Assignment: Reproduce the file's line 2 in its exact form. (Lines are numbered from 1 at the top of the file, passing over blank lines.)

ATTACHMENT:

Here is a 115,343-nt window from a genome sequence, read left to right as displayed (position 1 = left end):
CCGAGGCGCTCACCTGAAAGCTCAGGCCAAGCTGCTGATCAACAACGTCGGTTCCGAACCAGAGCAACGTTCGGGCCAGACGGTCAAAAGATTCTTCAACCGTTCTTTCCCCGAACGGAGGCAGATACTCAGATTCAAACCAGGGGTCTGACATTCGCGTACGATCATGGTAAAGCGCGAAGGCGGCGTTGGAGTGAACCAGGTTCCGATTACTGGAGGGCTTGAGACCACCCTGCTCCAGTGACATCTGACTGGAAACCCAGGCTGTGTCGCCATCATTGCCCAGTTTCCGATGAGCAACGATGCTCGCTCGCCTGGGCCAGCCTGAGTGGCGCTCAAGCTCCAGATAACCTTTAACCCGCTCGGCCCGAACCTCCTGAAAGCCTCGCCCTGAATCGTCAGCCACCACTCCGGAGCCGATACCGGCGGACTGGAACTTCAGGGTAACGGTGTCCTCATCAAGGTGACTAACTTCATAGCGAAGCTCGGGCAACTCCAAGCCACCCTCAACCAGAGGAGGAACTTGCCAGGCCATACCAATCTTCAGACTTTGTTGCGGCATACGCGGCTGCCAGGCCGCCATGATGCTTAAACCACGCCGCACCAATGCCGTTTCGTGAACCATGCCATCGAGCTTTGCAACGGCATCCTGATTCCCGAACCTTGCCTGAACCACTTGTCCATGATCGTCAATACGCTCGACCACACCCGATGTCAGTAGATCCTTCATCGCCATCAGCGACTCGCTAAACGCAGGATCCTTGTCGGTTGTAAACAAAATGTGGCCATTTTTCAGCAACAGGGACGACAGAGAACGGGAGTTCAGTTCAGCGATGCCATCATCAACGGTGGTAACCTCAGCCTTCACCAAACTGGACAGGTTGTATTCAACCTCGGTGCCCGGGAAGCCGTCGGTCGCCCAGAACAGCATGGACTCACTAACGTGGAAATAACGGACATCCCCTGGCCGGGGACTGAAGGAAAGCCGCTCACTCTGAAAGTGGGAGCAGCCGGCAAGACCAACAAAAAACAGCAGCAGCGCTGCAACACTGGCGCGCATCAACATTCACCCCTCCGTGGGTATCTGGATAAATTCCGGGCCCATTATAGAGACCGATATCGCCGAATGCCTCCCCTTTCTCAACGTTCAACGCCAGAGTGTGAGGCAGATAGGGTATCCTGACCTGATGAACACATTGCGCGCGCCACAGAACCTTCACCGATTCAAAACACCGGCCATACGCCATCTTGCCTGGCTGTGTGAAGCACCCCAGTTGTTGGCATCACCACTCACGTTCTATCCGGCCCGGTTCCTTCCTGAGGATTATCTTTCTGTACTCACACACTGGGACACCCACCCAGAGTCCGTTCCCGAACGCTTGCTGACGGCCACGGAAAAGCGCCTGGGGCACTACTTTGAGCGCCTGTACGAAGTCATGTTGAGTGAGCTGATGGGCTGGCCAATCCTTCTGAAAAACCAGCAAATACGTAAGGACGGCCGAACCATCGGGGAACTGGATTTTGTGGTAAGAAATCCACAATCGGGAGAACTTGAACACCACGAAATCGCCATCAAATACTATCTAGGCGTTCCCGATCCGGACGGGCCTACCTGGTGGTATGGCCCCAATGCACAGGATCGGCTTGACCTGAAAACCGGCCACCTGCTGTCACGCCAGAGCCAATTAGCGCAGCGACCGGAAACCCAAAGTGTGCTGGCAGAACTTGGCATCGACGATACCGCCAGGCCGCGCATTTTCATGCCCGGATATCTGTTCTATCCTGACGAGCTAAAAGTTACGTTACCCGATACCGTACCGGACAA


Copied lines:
CCGAGGCGCTCACCTGAAAGCTCAGGCCAAGCTGCTGATCAACAACGTCGGTTCCGAACCAGAGCAACGTTCGGGCCAGACGGTCAAAAGATTCTTCAACCGTTCTTTCCCCGAACGGAGGCAGATACTCAGATTCAAACCAGGGGTCTGACATTCGCGTACGATCATGGTAAAGCGCGAAGGCGGCGTTGGAGTGAACCAGGTTCCGATTACTGGAGGGCTTGAGACCACCCTGCTCCAGTGACATCTGACTGGAAACCCAGGCTGTGTCGCCATCATTGCCCAGTTTCCGATGAGCAACGATGCTCGCTCGCCTGGGCCAGCCTGAGTGGCGCTCAAGCTCCAGATAACCTTTAACCCGCTCGGCCCGAACCTCCTGAAAGCCTCGCCCTGAATCGTCAGCCACCACTCCGGAGCCGATACCGGCGGACTGGAACTTCAGGGTAACGGTGTCCTCATCAAGGTGACTAACTTCATAGCGAAGCTCGGGCAACTCCAAGCCACCCTCAACCAGAGGAGGAACTTGCCAGGCCATACCAATCTTCAGACTTTGTTGCGGCATACGCGGCTGCCAGGCCGCCATGATGCTTAAACCACGCCGCACCAATGCCGTTTCGTGAACCATGCCATCGAGCTTTGCAACGGCATCCTGATTCCCGAACCTTGCCTGAACCACTTGTCCATGATCGTCAATACGCTCGACCACACCCGATGTCAGTAGATCCTTCATCGCCATCAGCGACTCGCTAAACGCAGGATCCTTGTCGGTTGTAAACAAAATGTGGCCATTTTTCAGCAACAGGGACGACAGAGAACGGGAGTTCAGTTCAGCGATGCCATCATCAACGGTGGTAACCTCAGCCTTCACCAAACTGGACAGGTTGTATTCAACCTCGGTGCCCGGGAAGCCGTCGGTCGCCCAGAACAGCATGGACTCACTAACGTGGAAATAACGGACATCCCCTGGCCGGGGACTGAAGGAAAGCCGCTCACTCTGAAAGTGGGAGCAGCCGGCAAGACCAACAAAAAACAGCAGCAGCGCTGCAACACTGGCGCGCATCAACATTCACCCCTCCGTGGGTATCTGGATAAATTCCGGGCCCATTATAGAGACCGATATCGCCGAATGCCTCCCCTTTCTCAACGTTCAACGCCAGAGTGTGAGGCAGATAGGGTATCCTGACCTGATGAACACATTGCGCGCGCCACAGAACCTTCACCGATTCAAAACACCGGCCATACGCCATCTTGCCTGGCTGTGTGAAGCACCCCAGTTGTTGGCATCACCACTCACGTTCTATCCGGCCCGGTTCCTTCCTGAGGATTATCTTTCTGTACTCACACACTGGGACACCCACCCAGAGTCCGTTCCCGAACGCTTGCTGACGGCCACGGAAAAGCGCCTGGGGCACTACTTTGAGCGCCTGTACGAAGTCATGTTGAGTGAGCTGATGGGCTGGCCAATCCTTCTGAAAAACCAGCAAATACGTAAGGACGGCCGAACCATCGGGGAACTGGATTTTGTGGTAAGAAATCCACAATCGGGAGAACTTGAACACCACGAAATCGCCATCAAATACTATCTAGGCGTTCCCGATCCGGACGGGCCTACCTGGTGGTATGGCCCCAATGCACAGGATCGGCTTGACCTGAAAACCGGCCACCTGCTGTCACGCCAGAGCCAATTAGCGCAGCGACCGGAAACCCAAAGTGTGCTGGCAGAACTTGGCATCGACGATACCGCCAGGCCGCGCATTTTCATGCCCGGATATCTGTTCTATCCTGACGAGCTAAAAGTTACGTTACCCGATACCGTACCGGACAA